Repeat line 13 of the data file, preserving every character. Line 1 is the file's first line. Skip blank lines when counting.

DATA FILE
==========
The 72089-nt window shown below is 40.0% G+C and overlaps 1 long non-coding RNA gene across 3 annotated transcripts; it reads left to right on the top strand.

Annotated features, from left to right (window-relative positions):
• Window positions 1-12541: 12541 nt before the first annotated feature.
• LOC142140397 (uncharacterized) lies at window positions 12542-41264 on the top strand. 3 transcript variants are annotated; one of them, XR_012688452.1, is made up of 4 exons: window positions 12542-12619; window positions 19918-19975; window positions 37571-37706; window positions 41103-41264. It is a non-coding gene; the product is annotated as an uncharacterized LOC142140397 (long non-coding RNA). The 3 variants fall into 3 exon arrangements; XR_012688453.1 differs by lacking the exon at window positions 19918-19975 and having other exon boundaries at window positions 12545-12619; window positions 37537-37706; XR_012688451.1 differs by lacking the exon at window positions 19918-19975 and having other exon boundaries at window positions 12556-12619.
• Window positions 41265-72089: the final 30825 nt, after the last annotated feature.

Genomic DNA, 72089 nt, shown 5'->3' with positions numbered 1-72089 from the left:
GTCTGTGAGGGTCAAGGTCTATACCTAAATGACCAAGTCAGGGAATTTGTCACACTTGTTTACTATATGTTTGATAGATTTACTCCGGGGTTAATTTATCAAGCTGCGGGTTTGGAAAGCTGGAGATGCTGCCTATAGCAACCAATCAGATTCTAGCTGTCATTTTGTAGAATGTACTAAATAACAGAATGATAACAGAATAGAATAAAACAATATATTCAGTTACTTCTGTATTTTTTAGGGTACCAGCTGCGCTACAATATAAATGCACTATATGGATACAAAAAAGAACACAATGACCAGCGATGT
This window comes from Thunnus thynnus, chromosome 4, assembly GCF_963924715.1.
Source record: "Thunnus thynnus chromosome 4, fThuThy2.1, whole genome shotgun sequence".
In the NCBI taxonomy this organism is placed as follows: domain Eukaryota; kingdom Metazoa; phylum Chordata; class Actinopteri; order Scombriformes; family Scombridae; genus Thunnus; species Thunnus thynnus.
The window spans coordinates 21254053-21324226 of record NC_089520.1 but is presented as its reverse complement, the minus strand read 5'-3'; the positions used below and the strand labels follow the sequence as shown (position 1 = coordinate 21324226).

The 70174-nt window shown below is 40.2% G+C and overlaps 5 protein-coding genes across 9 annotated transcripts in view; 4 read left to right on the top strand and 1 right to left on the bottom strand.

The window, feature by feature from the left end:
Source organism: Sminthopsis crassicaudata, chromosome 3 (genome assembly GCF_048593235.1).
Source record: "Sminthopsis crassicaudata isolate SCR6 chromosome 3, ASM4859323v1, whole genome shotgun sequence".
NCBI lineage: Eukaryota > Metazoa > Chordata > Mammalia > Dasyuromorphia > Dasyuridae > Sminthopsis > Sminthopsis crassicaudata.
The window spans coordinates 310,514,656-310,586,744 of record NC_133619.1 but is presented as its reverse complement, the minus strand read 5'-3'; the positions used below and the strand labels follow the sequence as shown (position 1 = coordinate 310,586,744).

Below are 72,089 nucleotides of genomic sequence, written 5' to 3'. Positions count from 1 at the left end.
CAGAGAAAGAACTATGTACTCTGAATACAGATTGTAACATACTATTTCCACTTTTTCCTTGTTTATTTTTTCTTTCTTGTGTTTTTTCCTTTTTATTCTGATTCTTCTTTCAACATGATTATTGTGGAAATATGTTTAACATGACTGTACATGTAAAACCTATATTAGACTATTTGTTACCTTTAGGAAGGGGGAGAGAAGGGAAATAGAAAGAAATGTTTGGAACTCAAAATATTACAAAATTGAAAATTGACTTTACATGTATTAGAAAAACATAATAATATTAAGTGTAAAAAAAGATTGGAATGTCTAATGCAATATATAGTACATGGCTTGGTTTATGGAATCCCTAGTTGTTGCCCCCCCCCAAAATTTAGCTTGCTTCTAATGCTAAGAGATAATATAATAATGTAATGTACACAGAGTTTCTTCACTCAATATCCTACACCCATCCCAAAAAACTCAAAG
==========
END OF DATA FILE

The window, feature by feature from the left end: